By Mike Olendo & Muthoni Rose
The System for Land-Based Emissions Estimation in Kenya (SLEEK) is a cutting-edge system that will track emissions in Kenya with a primary aim of allowing Kenya to accurately estimate and track its carbon emissions in the land sector. Simply put, SLEEK is Kenya’s Measurement, Reporting and Verification (MRV) system for the land-sector. Data on weather, biological growth models and land cover maps will be used to estimate changes in Kenya’s land-sector emissions over time.
Emissions from land includes such sectors as agriculture, forestry and other land uses (AFOLU). It is important to track land sector emissions because Kenya is primarily an agriculture dependent country and majority of our Nationally Determined Contribution (NDC) actions are in this sector. Further, many of the carbon sinks and storages fall here too. SLEEK will position Kenya as a leader in emissions estimation and will provide a basis for other countries in the region and across the world to learn from Kenya.
This sort of data driven approach aligns to a key goal of Conservation Internationals (CI) Vital Signs Program which is to provide near real-time data and diagnostic tools to leaders around the world to help inform agricultural decisions and monitor their outcomes. Vital Signs also aims to increase local and national capacity for environmental monitoring among scientists, civil society, government leaders and the private sector.
To this end, the SLEEK project supported by CI’s Global Environment Facility (GEF) funded, Capacity Building Initiative for Transparency (CBIT) Project convened an Intensive 9 day Training and Mentoring for Capacity Building exercise on Forestry and Other Land Uses (FOLU) sector. This was in partnership with Green House Gas Management Institute’s (GHGMI) technical support, at the Kenya Forestry Research Institute (KEFRI) Headquarters in Muguga from 4th to 15th of March 2019. Participants included government officials from Ministry of Environment and Forestry (MEF), Climate Change Department (CCD), Department of Resource Survey and Remote Sensing (DRSRS), Kenya Forest Service (KFS), and Ministry of Agriculture.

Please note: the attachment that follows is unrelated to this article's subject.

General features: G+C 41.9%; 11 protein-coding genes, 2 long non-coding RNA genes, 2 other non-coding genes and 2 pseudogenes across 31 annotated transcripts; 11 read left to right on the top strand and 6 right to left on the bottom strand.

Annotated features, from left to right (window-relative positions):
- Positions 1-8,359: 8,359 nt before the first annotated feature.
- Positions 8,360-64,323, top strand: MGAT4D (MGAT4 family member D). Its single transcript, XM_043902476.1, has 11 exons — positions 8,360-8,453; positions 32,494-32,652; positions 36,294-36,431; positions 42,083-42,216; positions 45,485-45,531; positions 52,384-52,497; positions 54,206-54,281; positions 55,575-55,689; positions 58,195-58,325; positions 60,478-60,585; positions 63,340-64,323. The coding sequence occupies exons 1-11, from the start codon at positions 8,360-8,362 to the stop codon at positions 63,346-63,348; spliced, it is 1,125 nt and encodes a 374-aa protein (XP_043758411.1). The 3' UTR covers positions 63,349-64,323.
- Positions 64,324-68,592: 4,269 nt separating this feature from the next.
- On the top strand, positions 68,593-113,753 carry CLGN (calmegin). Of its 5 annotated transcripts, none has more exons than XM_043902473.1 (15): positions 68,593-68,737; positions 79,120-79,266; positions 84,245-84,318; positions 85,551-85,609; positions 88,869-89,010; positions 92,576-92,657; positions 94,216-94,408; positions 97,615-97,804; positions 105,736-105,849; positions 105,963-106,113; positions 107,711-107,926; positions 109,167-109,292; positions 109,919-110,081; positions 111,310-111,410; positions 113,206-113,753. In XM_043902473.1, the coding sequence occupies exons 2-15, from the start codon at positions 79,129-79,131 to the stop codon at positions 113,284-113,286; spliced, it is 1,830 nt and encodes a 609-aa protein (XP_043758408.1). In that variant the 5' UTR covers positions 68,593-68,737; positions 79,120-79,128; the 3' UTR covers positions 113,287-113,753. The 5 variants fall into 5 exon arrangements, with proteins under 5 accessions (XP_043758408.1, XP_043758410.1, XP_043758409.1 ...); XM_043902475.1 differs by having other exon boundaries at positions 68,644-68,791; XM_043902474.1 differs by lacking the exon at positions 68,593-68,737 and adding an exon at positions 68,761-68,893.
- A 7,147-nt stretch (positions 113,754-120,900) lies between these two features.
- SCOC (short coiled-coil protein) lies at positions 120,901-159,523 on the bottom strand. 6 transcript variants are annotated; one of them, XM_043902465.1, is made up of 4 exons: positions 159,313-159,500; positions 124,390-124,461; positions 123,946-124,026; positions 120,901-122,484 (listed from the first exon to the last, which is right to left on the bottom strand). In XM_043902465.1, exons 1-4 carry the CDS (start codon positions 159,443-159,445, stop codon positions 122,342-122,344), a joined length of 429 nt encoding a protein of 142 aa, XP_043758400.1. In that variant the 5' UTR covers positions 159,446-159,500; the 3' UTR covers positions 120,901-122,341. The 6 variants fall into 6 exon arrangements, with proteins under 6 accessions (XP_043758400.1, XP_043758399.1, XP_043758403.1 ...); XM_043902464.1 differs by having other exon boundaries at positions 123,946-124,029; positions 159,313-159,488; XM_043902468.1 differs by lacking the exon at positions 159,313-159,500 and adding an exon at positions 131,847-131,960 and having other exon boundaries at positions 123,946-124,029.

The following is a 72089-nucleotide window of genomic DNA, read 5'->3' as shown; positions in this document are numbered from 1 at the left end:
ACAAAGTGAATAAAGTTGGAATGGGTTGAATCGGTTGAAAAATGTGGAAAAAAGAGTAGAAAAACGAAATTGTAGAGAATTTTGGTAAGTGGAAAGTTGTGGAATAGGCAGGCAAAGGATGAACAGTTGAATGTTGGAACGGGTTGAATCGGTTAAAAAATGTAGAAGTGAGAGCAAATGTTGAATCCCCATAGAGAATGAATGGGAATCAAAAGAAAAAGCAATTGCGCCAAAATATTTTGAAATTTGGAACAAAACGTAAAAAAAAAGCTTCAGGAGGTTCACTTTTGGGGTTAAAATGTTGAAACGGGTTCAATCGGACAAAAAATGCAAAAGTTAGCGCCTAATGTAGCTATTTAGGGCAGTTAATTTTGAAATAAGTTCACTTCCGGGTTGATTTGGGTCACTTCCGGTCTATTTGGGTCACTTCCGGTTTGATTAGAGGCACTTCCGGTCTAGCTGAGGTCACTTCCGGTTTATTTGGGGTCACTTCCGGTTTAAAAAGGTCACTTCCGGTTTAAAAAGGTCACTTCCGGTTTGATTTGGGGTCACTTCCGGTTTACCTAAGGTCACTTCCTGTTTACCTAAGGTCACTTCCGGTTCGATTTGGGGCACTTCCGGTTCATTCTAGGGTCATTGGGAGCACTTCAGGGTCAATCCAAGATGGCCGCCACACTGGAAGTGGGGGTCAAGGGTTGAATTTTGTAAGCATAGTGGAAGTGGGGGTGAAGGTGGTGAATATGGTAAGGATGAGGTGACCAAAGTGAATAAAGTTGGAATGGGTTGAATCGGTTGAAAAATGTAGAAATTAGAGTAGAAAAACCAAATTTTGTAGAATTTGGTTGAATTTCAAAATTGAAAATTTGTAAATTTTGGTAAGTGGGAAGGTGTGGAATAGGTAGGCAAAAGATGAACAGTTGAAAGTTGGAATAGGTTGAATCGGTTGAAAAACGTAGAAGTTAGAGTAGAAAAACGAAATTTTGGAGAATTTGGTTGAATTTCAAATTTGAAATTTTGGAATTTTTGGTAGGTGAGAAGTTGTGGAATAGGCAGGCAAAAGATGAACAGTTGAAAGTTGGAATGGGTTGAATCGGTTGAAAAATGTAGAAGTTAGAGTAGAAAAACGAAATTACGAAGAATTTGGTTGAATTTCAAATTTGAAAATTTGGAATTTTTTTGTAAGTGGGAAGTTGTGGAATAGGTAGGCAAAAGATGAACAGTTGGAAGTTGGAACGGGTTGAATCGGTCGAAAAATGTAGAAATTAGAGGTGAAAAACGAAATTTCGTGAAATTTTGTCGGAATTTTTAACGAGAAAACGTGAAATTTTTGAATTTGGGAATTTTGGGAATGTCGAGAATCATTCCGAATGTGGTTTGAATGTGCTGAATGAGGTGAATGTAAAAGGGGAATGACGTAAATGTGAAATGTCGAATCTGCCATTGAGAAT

This training was geared towards training participants on the Intergovernmental Panel on Climate Change (IPCC) guidelines on land use; generation of emission factors; remote sensing and satellite imagery; generation of activity data; and calculation of emissions and removals using spreadsheet. The other goal was to also work with technical teams from the DRSRS and KFS to generate activity data and emission factors to calculate CO2 emissions/removal from forest and other land uses.
Another key output of the training was to help Kenya develop its Third National Communication to the United Nations Framework Convention on Climate Change (UNFCCC) which includes the country’s Greenhouse Gas (GHG) Inventory. This is being done through MEF and the CCD supported by the USAID-UNDP funded Low Emission and Climate Resilient Development (LECRD) Project and again the GEF CBIT Support Project.
After the training, some key follow-ups were decided upon as part of the next steps in the process. A meeting was planned to be held later in the month between the Technical Working group (TWG) for Land Cover Change (LCC) and the Reducing Emissions from Deforestation and forest Degradation (REDD+). This will result in a harmonised country position with respect to the FOLU GHG Inventory. A draft report for the FOLU sector would be ready by April 2019. It is expected that the GHGMI and the CBIT project will continue working closely together in the continued efforts towards building Kenya’s national capacity in GHG Inventory establishment and reporting as per the signed international agreements.
For more information, please contact Mike Olendo at email@example.com